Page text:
Every year, I go to India in December- it is almost like a yearly ritual, like a pilgrimage I must complete. I enter the Bombay airport (which I still call Sahar International; I can never get around to calling it Chhatrapati Shivaji International Terminus.. :P) and always find myself smiling all through Immigration, Baggage Claim and Customs, because I see the inherent Indianness of all the people come to the fore- the usual cutting of lines to be the first in the queue or fighting for every square inch of space around the baggage carousel- it is not irritating or strange, it is just the way it is supposed to be. As I exit the airport, I scan the crowd for a pair of hands waving frantically to attract my attention- my dad who painstakingly tracks my flight all through the seventeen hour journey, and arrives at the airport half an hour before the plane is supposed to land- even though he knows that the formalities do end up taking more than an hour. We hug, he takes the trolley from my hand and makes ten calls to the rented car driver announcing my arrival and asking him to pick us up. It has been the exact same routine now, four years in a row. It would actually be strange if this were to not happen some year- because this, the very essence of this moment, is what I call home.
Somehow airports have a way of letting you know instantly whether you are welcome or not.. Knowing that you are returning to a place where there is someone waiting for you; knowing that your arrival brings a smile to someone’s face – that is what makes a place, home
Moving away from Rochester was one of the most-needed and necessary decisions of my life. But regardless of everything, this was a place which taught me all there was to learn about myself and about people – it showed me the best and worst of situations and it also tolerated me through my own best and worst. Knowing that a place has seen you in your nicest, meanest, friendliest, angriest, happiest, saddest, proudest, weakest moments and still accepts you the way you are – still helps you discover the cafe with the best coffee, or the cutest bookstore, or yummiest pastries for those midnight cravings – that is what makes a place, home.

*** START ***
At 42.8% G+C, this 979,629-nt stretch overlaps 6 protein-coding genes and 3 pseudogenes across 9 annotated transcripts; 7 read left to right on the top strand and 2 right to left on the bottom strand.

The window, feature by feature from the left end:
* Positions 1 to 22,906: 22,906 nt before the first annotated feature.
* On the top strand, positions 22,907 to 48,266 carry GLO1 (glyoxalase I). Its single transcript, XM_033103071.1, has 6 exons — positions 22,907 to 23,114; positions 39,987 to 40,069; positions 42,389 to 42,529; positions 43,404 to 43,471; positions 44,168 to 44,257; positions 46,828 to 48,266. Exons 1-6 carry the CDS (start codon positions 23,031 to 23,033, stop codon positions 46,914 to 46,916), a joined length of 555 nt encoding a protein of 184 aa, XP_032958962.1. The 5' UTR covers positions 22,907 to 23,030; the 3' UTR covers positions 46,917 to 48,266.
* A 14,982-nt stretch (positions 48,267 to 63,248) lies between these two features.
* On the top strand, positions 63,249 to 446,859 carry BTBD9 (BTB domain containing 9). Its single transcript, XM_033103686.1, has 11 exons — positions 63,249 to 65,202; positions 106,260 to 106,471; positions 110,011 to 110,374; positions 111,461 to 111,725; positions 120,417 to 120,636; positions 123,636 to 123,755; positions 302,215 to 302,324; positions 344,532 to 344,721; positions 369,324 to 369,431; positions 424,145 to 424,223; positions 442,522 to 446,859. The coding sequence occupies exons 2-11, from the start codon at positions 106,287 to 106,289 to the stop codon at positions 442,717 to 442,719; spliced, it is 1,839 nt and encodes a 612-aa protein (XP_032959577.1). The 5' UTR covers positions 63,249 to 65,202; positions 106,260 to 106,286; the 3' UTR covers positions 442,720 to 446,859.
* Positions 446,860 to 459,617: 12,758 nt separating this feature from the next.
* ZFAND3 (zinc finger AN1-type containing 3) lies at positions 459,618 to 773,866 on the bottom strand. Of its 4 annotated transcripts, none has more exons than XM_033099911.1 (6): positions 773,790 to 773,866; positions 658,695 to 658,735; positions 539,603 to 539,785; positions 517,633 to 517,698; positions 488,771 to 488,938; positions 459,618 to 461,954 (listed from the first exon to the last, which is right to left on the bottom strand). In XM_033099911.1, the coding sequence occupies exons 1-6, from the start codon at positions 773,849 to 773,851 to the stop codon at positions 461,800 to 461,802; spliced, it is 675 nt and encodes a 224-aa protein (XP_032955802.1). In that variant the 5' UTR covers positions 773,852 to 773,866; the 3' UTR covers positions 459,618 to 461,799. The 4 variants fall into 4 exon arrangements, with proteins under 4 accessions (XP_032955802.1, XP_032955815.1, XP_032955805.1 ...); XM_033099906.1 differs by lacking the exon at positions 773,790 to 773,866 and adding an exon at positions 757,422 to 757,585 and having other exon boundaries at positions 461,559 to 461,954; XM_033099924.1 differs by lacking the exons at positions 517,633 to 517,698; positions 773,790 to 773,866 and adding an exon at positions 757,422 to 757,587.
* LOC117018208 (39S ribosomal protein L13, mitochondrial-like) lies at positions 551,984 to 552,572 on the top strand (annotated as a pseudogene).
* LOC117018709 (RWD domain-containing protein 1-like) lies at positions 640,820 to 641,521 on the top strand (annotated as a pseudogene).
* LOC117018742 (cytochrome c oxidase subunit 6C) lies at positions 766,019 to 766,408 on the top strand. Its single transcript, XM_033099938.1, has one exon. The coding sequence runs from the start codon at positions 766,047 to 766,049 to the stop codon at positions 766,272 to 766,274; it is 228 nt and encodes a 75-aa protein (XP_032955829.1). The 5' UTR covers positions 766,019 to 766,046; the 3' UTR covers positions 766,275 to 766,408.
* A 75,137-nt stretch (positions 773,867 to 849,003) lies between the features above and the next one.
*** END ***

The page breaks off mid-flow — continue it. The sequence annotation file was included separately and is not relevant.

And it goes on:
I think we are all on a quest to find our own home. To find the place or those people that make you feel as if you belong, as if you are wanted. But in the face of the unknown and uncertain, how do we know we have reached our destination? Is it truly a matter of chemistry – sometimes the missing pieces of the jigsaw just fit – and you keep going until you have completed the puzzle? Or is it a matter of trained acceptance – learning to make a place your home; learning to nest and see the beauty in imperfection?
How do you know you are home? When the wandering mind beckons and urges you to move on, how do you know that it is time to stop?